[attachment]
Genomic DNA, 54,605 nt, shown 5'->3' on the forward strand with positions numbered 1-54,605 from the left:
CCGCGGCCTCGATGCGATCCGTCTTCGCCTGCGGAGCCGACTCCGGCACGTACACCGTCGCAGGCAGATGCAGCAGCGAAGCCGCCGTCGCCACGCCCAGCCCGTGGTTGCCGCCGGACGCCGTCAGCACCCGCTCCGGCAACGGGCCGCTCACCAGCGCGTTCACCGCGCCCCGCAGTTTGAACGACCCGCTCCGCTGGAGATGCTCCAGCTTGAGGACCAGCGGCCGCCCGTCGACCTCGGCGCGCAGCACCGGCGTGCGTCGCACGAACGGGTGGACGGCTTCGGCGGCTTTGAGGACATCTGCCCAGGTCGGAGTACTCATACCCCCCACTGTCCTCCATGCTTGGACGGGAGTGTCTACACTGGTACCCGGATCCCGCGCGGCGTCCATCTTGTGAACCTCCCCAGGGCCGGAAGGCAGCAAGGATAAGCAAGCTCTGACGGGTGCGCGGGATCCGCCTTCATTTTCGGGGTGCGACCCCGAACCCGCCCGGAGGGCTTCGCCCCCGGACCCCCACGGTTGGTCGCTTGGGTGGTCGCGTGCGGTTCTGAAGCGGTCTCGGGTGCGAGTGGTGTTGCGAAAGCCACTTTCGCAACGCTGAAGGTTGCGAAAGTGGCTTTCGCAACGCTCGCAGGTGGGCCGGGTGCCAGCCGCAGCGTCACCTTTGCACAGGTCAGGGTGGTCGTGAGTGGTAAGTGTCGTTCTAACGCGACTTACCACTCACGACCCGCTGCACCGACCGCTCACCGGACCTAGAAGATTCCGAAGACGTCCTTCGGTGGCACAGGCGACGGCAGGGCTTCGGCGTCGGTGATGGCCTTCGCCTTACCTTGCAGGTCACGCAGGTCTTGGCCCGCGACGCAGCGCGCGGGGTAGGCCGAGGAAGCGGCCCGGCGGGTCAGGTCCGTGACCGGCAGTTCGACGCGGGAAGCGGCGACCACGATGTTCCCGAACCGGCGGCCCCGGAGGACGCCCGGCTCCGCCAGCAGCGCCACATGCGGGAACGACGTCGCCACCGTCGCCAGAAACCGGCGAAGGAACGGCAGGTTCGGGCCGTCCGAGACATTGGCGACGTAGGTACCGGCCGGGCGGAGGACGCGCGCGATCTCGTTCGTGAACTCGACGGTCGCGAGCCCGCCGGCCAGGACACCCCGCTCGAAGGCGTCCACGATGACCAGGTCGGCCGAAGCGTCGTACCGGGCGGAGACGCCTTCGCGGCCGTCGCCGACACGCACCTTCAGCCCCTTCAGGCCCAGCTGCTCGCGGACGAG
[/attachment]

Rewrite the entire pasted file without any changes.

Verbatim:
Genomic DNA, 54,605 nt, shown 5'->3' on the forward strand with positions numbered 1-54,605 from the left:
CCGCGGCCTCGATGCGATCCGTCTTCGCCTGCGGAGCCGACTCCGGCACGTACACCGTCGCAGGCAGATGCAGCAGCGAAGCCGCCGTCGCCACGCCCAGCCCGTGGTTGCCGCCGGACGCCGTCAGCACCCGCTCCGGCAACGGGCCGCTCACCAGCGCGTTCACCGCGCCCCGCAGTTTGAACGACCCGCTCCGCTGGAGATGCTCCAGCTTGAGGACCAGCGGCCGCCCGTCGACCTCGGCGCGCAGCACCGGCGTGCGTCGCACGAACGGGTGGACGGCTTCGGCGGCTTTGAGGACATCTGCCCAGGTCGGAGTACTCATACCCCCCACTGTCCTCCATGCTTGGACGGGAGTGTCTACACTGGTACCCGGATCCCGCGCGGCGTCCATCTTGTGAACCTCCCCAGGGCCGGAAGGCAGCAAGGATAAGCAAGCTCTGACGGGTGCGCGGGATCCGCCTTCATTTTCGGGGTGCGACCCCGAACCCGCCCGGAGGGCTTCGCCCCCGGACCCCCACGGTTGGTCGCTTGGGTGGTCGCGTGCGGTTCTGAAGCGGTCTCGGGTGCGAGTGGTGTTGCGAAAGCCACTTTCGCAACGCTGAAGGTTGCGAAAGTGGCTTTCGCAACGCTCGCAGGTGGGCCGGGTGCCAGCCGCAGCGTCACCTTTGCACAGGTCAGGGTGGTCGTGAGTGGTAAGTGTCGTTCTAACGCGACTTACCACTCACGACCCGCTGCACCGACCGCTCACCGGACCTAGAAGATTCCGAAGACGTCCTTCGGTGGCACAGGCGACGGCAGGGCTTCGGCGTCGGTGATGGCCTTCGCCTTACCTTGCAGGTCACGCAGGTCTTGGCCCGCGACGCAGCGCGCGGGGTAGGCCGAGGAAGCGGCCCGGCGGGTCAGGTCCGTGACCGGCAGTTCGACGCGGGAAGCGGCGACCACGATGTTCCCGAACCGGCGGCCCCGGAGGACGCCCGGCTCCGCCAGCAGCGCCACATGCGGGAACGACGTCGCCACCGTCGCCAGAAACCGGCGAAGGAACGGCAGGTTCGGGCCGTCCGAGACATTGGCGACGTAGGTACCGGCCGGGCGGAGGACGCGCGCGATCTCGTTCGTGAACTCGACGGTCGCGAGCCCGCCGGCCAGGACACCCCGCTCGAAGGCGTCCACGATGACCAGGTCGGCCGAAGCGTCGTACCGGGCGGAGACGCCTTCGCGGCCGTCGCCGACACGCACCTTCAGCCCCTTCAGGCCCAGCTGCTCGCGGACGAG